Client: Avocados from Mexico (Michoacán, Mexico)
PR agency: Lewis & Neale (Los Angeles)
Campaign: Mexican Bicentennial Celebration in Los Angeles
Duration: June-September 16, 2010
Los Angeles' celebration of the Mexican Bicentennial was an ideal occasion for Avocados from Mexico (AFM), the brand name of Hass avocados produced in Michoacán, Mexico, to strengthen relationships with the city's large Hispanic population.
"AFM has only been available in California since 2007 due to trade restrictions," explains Emiliano Escobedo, marketing director of the Avocado Producer and Exporting Packers Association of Michoacán, which represents AFM. "The bicentennial was a perfect vehicle for us to position the brand among the Hispanic population as authentic and a product of heritage."
Longtime AOR Lewis & Neale (the food division of CRT/tanaka) helped devise and execute the campaign.
"We wanted to celebrate the community, give back, and look forward," notes Karen de Groot, account supervisor at the firm.Strategy
AFM participated in the city's Mexican Independence Day Parade & Festival on September 12. Deeper community engagement was driven by a donation to White Memorial Medical Center to help fund healthy eating and lifestyle classes for children at risk of developing diabetes and by creating a "Faces of the Bicentennial" photo event on September 16, the official independence day.
A partnership with the Los Angeles Mexican Consulate helped promote all activities. Media relations, social media outreach, and the group's website, avocadosfrommexico.com, also drove awareness.Tactics
AFM sponsored the parade's VIP area, gaining one-on-one access to numerous community leaders, including Los Angeles Mayor Antonio Villaraigosa. AFM's president presented a $15,000 donation to White Memorial at the opening ceremony. Escobedo, who says this is AFM's first cause marketing effort, explains it's a good fit because diabetes is prevalent among Hispanics and the nutritional properties of avocados benefit diabetics.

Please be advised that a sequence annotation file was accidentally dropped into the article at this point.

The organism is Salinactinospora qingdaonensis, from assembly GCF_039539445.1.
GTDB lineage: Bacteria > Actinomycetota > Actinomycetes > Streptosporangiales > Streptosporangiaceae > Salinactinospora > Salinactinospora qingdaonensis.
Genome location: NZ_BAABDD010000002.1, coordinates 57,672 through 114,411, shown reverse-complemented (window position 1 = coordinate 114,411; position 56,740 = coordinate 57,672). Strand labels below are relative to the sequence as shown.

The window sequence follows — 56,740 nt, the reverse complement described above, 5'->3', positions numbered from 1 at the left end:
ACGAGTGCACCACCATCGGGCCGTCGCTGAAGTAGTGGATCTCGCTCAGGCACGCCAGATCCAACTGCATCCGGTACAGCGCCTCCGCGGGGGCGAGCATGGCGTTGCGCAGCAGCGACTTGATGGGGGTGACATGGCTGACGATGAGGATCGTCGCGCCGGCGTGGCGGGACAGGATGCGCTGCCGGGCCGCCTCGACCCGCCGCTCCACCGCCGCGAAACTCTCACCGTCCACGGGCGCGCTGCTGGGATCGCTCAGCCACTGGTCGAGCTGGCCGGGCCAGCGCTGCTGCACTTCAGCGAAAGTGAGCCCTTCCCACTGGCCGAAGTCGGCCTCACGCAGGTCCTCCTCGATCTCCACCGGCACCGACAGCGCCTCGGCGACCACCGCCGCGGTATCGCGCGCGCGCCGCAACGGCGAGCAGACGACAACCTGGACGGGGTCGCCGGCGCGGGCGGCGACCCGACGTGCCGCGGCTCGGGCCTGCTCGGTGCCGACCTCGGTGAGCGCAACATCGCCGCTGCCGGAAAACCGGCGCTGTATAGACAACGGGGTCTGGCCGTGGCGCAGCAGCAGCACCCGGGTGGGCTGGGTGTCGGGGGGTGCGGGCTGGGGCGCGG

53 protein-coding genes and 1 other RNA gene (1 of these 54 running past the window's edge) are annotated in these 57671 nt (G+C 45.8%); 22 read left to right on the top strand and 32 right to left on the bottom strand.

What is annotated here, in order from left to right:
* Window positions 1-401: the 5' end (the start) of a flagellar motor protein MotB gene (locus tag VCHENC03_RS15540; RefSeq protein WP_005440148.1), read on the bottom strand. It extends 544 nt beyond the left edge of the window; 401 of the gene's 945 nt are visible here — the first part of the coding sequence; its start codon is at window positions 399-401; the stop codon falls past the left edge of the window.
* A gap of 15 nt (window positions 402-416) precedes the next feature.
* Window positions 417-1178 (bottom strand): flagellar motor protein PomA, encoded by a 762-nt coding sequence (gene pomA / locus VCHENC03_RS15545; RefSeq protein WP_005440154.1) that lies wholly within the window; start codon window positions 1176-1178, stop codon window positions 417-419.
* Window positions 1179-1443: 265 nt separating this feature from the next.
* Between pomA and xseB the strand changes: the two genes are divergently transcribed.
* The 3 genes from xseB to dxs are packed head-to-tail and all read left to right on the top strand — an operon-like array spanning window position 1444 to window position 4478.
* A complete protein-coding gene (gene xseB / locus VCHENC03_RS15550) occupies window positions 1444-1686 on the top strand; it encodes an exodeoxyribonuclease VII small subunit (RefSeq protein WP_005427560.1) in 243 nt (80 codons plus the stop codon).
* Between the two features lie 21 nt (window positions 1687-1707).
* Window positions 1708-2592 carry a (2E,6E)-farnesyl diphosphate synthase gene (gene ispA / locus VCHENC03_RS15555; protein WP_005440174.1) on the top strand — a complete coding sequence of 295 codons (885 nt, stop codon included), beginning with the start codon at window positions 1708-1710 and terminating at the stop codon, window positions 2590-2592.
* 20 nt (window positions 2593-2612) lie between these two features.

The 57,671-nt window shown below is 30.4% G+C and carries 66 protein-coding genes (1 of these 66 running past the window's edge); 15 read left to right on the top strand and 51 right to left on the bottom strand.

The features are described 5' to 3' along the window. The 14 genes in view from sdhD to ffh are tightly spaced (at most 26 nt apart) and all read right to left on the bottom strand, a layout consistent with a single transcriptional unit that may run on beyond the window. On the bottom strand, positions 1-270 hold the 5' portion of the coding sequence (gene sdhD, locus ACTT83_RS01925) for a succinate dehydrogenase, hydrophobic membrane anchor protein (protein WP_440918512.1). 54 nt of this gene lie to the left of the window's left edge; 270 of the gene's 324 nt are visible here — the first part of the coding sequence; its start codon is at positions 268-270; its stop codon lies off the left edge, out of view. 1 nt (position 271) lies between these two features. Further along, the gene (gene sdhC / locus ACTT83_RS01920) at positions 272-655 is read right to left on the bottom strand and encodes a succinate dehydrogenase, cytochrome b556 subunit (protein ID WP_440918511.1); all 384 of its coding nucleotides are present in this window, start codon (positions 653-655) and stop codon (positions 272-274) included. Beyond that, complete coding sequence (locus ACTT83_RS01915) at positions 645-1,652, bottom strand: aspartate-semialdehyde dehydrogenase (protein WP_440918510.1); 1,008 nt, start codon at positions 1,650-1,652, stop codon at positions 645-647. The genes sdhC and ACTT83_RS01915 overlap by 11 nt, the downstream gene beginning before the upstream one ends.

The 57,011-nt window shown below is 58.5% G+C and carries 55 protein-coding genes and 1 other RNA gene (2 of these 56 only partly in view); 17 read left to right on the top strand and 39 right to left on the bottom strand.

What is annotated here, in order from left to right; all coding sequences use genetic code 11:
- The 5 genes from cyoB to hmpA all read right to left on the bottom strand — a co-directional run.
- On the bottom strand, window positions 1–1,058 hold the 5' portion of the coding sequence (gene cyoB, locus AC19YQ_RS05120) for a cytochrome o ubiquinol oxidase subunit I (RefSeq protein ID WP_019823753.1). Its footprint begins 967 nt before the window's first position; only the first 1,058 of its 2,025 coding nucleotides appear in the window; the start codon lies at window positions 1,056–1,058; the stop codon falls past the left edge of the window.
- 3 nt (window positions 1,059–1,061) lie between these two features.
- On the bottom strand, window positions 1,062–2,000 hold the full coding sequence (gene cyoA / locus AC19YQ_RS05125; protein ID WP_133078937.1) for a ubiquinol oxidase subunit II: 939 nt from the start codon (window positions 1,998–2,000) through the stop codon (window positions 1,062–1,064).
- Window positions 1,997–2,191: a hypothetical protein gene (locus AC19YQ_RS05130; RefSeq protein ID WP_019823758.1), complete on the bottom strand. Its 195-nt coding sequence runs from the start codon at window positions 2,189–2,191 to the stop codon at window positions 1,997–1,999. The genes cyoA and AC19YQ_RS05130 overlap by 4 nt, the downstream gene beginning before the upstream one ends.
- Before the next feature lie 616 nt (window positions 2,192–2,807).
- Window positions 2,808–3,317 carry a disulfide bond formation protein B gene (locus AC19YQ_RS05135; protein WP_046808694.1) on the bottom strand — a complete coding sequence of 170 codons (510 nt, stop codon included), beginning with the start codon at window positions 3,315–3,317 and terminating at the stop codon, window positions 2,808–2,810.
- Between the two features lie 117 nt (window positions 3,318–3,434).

Other event tactics included a branded float, recipes, and 15,000 avocados being given away at AFM's booth at the festival following the parade.
Mexicans and Mexican-Americans born on September 16, along with their families, were invited to sit for the "Faces of the Bicentennial" photo, shot by famous Mexican photographer Lourdes Almeida on September 16 at El Pueblo Historic Monument. The Mexican Consulate was key in garnering participation. The photo was unveiled that night at a consulate event.
The image was also promoted on AFM's website, Twitter and Facebook pages, and on flyers distributed by street teams. Par-ticipants submitted personal stories, which were used in media pitches and posted with the photo on Facebook.Results
Escobedo reports California sales volume of avocados from Mexico rose from 2.6 million units in the week of August 28 to 3.1 million units the next week. It topped 3.3 million units the week of September 11.
"LA is the largest US market," he adds, "so increases were driven by the promotion there."
More than 245,000 attended the parade and festival. The photo unveiling drew about 500 attendees. AFM's Facebook fans increased from 1,474 in Septem- ber to 14,483 by February. The campaign garnered 212 million impressions in outlets including Univision, Telemundo, NBC, ABC, and El Universal.Future
The team is working nationally to position avocados as a breakfast food. Additional cause marketing efforts are in the works.
The LA celebration was a perfect vehicle for Avocados from Mexico, which did well in maximizing exposure and establishing and deepening community relationships. Announcing the medi-cal center partnership at the opening ceremony was wise. The relationship should also prove beneficial in promoting avocados' health benefits and AFM's commitment to the US community. Creating the photo event and gathering written content was effective in terms of immediate community engagement. It will be interesting to see how much more buzz both can generate.